European farm ministers will discuss the thorny issue of “greening” the Common Agricultural Policy when they meet in Brussels next week.
A growing number of member states believes European Commission proposals to make 30% of direct payments dependent on environmental measures are a step too far. Instead, they want individual countries to have more flexibility in the way “greening” is implemented.
Plans by farm commissioner Dacian Ciolos for the mandatory greening of direct payments are likely to be discussed again at a farm council meeting on 14-15 May in Brussels. But support for a set of alternative proposals is gathering momentum among northern European member states.
DEFRA officials have been working with other countries – including Germany, Sweden, Denmark and the Netherlands – on proposals that would give member states more say in the way agri-environment measures are implemented under a reformed CAP.
They include plans that would allow individual member states to select their own “greening” measures from a list of nine EU-wide options. The proposals would also recognise the contribution made by farmers already in environmental schemes.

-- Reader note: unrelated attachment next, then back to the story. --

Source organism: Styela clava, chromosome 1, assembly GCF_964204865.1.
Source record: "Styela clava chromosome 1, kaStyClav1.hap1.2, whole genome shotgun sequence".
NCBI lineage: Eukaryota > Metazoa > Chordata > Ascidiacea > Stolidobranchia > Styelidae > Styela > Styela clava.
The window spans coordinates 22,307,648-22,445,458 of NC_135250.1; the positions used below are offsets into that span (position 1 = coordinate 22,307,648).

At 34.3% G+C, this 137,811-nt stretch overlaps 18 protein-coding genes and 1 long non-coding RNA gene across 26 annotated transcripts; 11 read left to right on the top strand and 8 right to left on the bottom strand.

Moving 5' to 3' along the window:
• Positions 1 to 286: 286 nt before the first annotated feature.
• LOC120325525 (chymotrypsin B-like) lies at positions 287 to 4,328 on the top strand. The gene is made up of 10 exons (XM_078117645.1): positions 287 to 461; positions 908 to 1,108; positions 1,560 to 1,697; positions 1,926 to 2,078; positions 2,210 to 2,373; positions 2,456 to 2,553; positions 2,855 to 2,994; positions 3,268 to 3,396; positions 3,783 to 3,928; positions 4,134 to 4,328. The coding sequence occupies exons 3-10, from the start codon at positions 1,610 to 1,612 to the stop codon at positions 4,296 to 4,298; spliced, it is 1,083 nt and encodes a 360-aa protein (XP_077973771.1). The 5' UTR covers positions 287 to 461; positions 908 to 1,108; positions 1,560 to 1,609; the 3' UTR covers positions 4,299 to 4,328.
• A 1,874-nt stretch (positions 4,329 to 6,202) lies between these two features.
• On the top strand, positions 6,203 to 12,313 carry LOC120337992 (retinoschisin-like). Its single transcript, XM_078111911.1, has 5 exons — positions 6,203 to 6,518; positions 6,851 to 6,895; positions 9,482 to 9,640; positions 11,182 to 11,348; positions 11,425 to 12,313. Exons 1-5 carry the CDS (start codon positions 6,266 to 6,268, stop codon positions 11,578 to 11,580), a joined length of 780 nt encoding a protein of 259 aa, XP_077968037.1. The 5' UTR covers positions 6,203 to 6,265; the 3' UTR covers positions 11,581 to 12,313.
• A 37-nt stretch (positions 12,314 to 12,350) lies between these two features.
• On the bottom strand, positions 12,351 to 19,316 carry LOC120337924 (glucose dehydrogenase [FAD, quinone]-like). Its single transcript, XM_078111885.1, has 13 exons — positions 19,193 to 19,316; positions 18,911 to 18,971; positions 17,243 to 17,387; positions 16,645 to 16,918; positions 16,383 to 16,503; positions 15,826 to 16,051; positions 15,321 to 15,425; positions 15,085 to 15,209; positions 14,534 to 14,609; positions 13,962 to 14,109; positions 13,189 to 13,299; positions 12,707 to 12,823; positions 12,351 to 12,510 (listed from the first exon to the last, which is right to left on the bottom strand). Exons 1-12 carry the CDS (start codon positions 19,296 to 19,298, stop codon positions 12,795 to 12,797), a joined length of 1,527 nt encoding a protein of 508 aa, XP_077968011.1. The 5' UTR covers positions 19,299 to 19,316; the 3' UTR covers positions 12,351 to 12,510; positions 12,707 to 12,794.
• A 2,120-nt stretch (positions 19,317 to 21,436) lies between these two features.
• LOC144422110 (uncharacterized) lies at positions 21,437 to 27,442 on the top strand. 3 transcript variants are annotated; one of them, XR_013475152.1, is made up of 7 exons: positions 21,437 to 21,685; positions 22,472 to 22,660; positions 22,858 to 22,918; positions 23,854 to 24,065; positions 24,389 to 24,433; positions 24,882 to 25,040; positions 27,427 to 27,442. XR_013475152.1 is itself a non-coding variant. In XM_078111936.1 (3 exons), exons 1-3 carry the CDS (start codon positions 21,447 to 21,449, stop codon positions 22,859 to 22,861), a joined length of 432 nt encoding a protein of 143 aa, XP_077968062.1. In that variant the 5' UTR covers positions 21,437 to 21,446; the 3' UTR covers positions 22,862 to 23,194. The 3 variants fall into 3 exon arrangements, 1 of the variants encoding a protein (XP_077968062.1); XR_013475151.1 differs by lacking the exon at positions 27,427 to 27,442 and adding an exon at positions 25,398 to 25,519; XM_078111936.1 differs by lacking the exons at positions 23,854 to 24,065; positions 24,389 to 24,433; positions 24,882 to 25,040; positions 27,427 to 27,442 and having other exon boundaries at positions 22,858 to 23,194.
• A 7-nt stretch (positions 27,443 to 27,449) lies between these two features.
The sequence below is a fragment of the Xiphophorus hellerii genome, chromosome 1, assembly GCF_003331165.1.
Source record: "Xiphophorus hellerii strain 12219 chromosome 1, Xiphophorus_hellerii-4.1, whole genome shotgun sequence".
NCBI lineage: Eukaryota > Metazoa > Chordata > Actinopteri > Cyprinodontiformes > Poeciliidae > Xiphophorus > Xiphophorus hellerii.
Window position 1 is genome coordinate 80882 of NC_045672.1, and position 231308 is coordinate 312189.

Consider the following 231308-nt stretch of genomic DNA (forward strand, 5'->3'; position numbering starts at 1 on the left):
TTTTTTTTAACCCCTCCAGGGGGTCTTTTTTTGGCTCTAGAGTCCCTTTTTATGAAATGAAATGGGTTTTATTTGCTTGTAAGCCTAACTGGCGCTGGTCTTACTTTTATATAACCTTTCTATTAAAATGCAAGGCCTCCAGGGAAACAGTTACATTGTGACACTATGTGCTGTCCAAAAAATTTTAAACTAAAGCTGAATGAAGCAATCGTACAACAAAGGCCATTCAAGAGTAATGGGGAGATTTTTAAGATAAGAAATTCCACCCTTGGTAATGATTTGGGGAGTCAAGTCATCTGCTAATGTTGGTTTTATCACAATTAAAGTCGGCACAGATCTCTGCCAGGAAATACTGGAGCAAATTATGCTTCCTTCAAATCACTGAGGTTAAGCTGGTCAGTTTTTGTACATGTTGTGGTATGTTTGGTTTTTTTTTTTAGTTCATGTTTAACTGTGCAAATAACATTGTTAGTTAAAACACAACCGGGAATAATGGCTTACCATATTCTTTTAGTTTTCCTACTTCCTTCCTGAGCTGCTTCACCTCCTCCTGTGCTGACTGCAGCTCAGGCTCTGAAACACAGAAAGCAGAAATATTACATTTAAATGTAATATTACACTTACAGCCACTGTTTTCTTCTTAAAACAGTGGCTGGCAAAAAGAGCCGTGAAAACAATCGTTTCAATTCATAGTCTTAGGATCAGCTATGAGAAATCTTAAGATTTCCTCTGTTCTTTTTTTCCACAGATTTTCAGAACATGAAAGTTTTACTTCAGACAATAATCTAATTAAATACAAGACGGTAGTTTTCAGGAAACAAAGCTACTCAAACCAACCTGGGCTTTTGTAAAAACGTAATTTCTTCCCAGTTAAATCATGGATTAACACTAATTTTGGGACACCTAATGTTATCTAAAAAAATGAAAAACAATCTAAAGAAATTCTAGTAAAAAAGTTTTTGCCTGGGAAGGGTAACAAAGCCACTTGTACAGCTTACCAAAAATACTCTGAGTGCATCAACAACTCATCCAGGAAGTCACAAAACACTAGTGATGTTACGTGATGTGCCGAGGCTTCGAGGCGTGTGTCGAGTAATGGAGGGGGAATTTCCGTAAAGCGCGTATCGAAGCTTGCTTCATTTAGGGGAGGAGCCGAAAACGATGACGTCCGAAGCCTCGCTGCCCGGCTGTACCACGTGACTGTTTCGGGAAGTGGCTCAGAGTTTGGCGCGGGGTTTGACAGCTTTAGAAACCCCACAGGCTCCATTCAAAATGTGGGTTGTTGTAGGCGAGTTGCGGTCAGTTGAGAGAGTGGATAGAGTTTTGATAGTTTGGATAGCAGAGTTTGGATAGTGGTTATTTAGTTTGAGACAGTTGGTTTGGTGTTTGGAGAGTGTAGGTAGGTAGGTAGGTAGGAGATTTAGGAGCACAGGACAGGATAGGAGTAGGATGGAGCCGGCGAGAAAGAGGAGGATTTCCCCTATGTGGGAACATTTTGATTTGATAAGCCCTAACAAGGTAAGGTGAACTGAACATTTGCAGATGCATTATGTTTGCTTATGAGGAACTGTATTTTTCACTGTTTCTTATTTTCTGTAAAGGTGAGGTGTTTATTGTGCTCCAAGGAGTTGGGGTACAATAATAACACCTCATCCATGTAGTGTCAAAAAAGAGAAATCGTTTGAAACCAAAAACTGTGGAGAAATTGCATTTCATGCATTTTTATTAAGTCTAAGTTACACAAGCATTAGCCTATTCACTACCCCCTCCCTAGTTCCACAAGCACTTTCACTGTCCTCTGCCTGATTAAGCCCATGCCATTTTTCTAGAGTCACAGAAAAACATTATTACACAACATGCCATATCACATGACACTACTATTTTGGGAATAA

Farm leaders have cautiously welcomed the ideas. Maeve Whyte, director of the NFU office in Brussels, said the union was pleased an alternative approach was being considered. But it was difficult to comment further until specific proposals were formalised, she added.
“Having said that, we have been clear since reform discussions began that we want a CAP that is simple to operate, common to all member states and drives competitive and productive agriculture throughout Europe.
“It is also essential that our members are recognised for delivering environmental benefits through agri-environmental operations. As Commissioner Cioloş stated at our conference in February – those farmers leading on environmental measures should not be penalised.”
Harry Cotterell, president of the Country Land and Business Association, said he too was pleased that a serious debate had been opened over mandatory greening. Recognition that high quality agri-environment schemes brought benefits was particularly welcome, he said.
“The CLA has been arguing for these to be recognised as such – in addition to organic farming – for many months now. However, we are concerned about certain aspects of the group’s proposals, such as the consideration given to deliver mandatory greening through cross-compliance.”
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